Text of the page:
Dogs don’t care about this whole Daylight-Saving Time thing. I would imagine cats don’t as well. Cows and pigs, too.
And I am becoming increasingly indifferent to the whole thing. So, if I had some sort of appointment with you this week and I am an hour late or early, my apologies.
My disinterest in the twice-yearly changing of the clocks might have to do with the fact that I am not as tethered to time as I have been in the past, being mostly retired. My life revolves less and less around train and plane schedules.
There was a time, though, when I was one of those people who set my watch or any other device that told time to the second.
Simply moving the hands of a clock to reflect the time change was not enough for me. The
second hand had to be in precise harmony with the National Institute of Standards and
Technology clock, which governs all important timekeeping. Even clocks without a second hand had to accurately reflect the seconds with the minute hand’s position.
But now that I have some time on my own hands, I am looking at time more the way my dogs do. To them, suppertime is suppertime. It will be the same time today as it will be tomorrow. In other words, when their inner canine clock tells them “Suppertime!”
They don’t care if the clocks moved ahead. And suddenly neither do I, which has me now
joining the debate about DST. The discussion usually begins a day or two before the springtime change (even if it still is winter) and continues until most people have adjusted and get over it.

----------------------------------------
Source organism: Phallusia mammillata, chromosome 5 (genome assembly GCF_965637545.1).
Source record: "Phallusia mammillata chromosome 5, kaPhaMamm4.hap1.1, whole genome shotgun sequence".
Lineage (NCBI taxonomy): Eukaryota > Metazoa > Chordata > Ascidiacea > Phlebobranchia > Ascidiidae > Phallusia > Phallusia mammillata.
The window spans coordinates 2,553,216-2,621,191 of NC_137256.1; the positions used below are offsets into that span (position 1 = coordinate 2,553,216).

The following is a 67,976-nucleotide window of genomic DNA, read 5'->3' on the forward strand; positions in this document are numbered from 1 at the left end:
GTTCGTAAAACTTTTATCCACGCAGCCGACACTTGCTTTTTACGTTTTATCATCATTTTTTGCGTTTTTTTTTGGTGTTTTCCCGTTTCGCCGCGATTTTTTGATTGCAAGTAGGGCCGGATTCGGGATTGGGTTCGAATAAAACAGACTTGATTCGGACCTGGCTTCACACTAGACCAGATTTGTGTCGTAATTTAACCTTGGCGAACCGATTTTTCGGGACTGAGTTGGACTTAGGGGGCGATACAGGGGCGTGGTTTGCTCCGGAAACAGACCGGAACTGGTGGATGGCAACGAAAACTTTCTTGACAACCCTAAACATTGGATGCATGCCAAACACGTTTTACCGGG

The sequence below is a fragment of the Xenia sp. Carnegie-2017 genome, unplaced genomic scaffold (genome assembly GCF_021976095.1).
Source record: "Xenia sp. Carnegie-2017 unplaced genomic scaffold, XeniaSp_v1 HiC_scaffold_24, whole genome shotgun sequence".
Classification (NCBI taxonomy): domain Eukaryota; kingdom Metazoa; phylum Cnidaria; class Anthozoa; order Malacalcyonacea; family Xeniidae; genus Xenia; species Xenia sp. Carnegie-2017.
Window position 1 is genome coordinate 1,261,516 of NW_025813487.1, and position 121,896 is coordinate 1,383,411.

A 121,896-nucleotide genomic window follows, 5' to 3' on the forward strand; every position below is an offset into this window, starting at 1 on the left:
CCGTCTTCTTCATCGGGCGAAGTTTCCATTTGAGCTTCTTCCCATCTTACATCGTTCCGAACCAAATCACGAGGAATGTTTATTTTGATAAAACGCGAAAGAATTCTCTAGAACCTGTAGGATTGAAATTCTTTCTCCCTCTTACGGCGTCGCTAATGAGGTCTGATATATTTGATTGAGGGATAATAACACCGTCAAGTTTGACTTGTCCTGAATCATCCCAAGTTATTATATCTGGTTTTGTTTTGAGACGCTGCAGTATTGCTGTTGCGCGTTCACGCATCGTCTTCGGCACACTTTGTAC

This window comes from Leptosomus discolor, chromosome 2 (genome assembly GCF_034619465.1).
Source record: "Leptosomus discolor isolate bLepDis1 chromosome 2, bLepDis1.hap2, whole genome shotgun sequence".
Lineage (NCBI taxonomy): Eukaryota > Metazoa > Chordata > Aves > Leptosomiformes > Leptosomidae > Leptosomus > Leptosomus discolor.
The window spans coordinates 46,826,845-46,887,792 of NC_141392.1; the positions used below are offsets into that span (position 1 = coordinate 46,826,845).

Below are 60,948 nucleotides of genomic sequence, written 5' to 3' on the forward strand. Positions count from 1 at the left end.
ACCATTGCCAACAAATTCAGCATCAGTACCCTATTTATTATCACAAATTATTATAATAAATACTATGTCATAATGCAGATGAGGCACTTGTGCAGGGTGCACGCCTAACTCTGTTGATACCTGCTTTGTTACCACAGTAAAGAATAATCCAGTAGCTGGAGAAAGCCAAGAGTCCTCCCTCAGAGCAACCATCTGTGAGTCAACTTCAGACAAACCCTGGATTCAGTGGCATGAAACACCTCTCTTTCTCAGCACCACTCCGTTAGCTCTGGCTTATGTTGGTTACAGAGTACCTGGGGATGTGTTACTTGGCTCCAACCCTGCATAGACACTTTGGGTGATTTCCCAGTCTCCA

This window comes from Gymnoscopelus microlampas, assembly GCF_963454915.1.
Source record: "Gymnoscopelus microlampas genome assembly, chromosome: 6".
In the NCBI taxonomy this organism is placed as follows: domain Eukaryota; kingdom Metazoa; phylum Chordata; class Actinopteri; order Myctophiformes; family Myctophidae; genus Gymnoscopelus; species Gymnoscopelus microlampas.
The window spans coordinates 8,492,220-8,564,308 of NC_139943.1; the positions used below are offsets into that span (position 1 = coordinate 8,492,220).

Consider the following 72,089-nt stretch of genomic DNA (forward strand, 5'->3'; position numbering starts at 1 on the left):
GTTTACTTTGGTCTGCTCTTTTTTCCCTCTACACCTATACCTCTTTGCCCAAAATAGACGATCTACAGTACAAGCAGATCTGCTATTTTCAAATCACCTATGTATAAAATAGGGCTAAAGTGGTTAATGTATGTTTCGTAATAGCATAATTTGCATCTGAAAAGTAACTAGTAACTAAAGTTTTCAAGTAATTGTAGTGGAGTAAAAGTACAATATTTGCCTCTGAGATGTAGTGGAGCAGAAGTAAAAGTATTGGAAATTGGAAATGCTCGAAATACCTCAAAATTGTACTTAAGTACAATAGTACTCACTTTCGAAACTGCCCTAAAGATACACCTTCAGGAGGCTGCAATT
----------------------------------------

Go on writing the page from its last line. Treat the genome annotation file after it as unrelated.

Each year, however, the debate does get more intense and is headed for a tipping point. The question: Should we have Daylight Saving Time all year and dispense with the clock-changing exercise?
Many of the myths about DST have been debunked. It doesn’t save a significant amount of
energy, says the U.S. Department of Energy. It wasn’t instituted at the request of farmers (I have a dairy farmer in the family and like dogs, cows don’t reset their clocks).
Just remember, though, that the extra hour isn’t just conjured up. It’s taken from the morning.
For most of the year, losing an hour in the morning is not such a big deal. Even with DST it’s usually daylight by 6 a.m.
Shifting that hour means additional darkness on winter mornings. For a few weeks in December and January it would still be dark at 8 a.m. I remember starting school in the dark during the energy “crisis” of 1973-74, when President Nixon extended Daylight Saving Time all year.
Most people hated the morning darkness and by the next winter, DST and Nixon were history. Gotta Go. It’s suppertime for the dogs.